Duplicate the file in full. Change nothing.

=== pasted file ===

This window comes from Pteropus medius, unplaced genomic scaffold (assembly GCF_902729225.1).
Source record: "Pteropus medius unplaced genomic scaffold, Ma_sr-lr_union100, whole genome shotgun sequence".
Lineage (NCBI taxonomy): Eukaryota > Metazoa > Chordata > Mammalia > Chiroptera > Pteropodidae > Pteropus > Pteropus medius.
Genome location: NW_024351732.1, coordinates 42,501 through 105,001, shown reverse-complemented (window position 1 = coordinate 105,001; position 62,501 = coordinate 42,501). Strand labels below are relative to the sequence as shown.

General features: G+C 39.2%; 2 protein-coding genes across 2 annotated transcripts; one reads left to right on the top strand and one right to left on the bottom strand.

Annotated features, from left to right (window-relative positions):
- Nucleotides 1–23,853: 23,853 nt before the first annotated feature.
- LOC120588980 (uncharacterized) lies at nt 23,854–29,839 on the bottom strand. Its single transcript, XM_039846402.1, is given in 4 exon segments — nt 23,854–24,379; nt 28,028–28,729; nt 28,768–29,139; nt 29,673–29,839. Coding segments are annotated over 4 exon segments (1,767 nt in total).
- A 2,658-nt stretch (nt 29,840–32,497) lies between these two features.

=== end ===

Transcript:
This window comes from Pteropus medius, unplaced genomic scaffold (assembly GCF_902729225.1).
Source record: "Pteropus medius unplaced genomic scaffold, Ma_sr-lr_union100, whole genome shotgun sequence".
Lineage (NCBI taxonomy): Eukaryota > Metazoa > Chordata > Mammalia > Chiroptera > Pteropodidae > Pteropus > Pteropus medius.
Genome location: NW_024351732.1, coordinates 42,501 through 105,001, shown reverse-complemented (window position 1 = coordinate 105,001; position 62,501 = coordinate 42,501). Strand labels below are relative to the sequence as shown.

General features: G+C 39.2%; 2 protein-coding genes across 2 annotated transcripts; one reads left to right on the top strand and one right to left on the bottom strand.

Annotated features, from left to right (window-relative positions):
- Nucleotides 1–23,853: 23,853 nt before the first annotated feature.
- LOC120588980 (uncharacterized) lies at nt 23,854–29,839 on the bottom strand. Its single transcript, XM_039846402.1, is given in 4 exon segments — nt 23,854–24,379; nt 28,028–28,729; nt 28,768–29,139; nt 29,673–29,839. Coding segments are annotated over 4 exon segments (1,767 nt in total).
- A 2,658-nt stretch (nt 29,840–32,497) lies between these two features.